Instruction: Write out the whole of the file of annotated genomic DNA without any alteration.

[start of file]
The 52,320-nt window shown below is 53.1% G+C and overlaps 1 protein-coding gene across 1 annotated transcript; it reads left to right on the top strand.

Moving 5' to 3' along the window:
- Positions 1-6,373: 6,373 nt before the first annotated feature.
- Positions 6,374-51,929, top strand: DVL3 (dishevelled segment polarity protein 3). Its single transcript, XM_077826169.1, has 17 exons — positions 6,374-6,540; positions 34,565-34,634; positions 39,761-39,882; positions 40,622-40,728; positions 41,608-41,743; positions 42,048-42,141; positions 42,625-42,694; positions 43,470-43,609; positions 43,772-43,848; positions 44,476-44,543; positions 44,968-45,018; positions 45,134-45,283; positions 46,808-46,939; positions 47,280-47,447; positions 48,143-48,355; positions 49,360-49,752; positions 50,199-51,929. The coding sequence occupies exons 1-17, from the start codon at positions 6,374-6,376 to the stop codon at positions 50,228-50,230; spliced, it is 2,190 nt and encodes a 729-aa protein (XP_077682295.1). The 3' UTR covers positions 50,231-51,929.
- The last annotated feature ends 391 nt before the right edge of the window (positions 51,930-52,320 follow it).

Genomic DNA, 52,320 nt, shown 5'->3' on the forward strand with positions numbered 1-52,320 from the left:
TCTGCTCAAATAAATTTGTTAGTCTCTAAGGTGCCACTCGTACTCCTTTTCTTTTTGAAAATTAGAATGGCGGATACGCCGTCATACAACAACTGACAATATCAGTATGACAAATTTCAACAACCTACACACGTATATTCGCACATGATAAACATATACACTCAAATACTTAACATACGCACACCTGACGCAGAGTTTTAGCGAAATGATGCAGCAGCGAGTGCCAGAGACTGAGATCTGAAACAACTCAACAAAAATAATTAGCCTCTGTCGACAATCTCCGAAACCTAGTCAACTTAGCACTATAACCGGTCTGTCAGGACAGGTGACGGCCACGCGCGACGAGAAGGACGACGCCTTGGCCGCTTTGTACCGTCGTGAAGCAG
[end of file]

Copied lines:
The 52,320-nt window shown below is 53.1% G+C and overlaps 1 protein-coding gene across 1 annotated transcript; it reads left to right on the top strand.

Moving 5' to 3' along the window:
- Positions 1-6,373: 6,373 nt before the first annotated feature.
- Positions 6,374-51,929, top strand: DVL3 (dishevelled segment polarity protein 3). Its single transcript, XM_077826169.1, has 17 exons — positions 6,374-6,540; positions 34,565-34,634; positions 39,761-39,882; positions 40,622-40,728; positions 41,608-41,743; positions 42,048-42,141; positions 42,625-42,694; positions 43,470-43,609; positions 43,772-43,848; positions 44,476-44,543; positions 44,968-45,018; positions 45,134-45,283; positions 46,808-46,939; positions 47,280-47,447; positions 48,143-48,355; positions 49,360-49,752; positions 50,199-51,929. The coding sequence occupies exons 1-17, from the start codon at positions 6,374-6,376 to the stop codon at positions 50,228-50,230; spliced, it is 2,190 nt and encodes a 729-aa protein (XP_077682295.1). The 3' UTR covers positions 50,231-51,929.
- The last annotated feature ends 391 nt before the right edge of the window (positions 51,930-52,320 follow it).

Genomic DNA, 52,320 nt, shown 5'->3' on the forward strand with positions numbered 1-52,320 from the left:
TCTGCTCAAATAAATTTGTTAGTCTCTAAGGTGCCACTCGTACTCCTTTTCTTTTTGAAAATTAGAATGGCGGATACGCCGTCATACAACAACTGACAATATCAGTATGACAAATTTCAACAACCTACACACGTATATTCGCACATGATAAACATATACACTCAAATACTTAACATACGCACACCTGACGCAGAGTTTTAGCGAAATGATGCAGCAGCGAGTGCCAGAGACTGAGATCTGAAACAACTCAACAAAAATAATTAGCCTCTGTCGACAATCTCCGAAACCTAGTCAACTTAGCACTATAACCGGTCTGTCAGGACAGGTGACGGCCACGCGCGACGAGAAGGACGACGCCTTGGCCGCTTTGTACCGTCGTGAAGCAG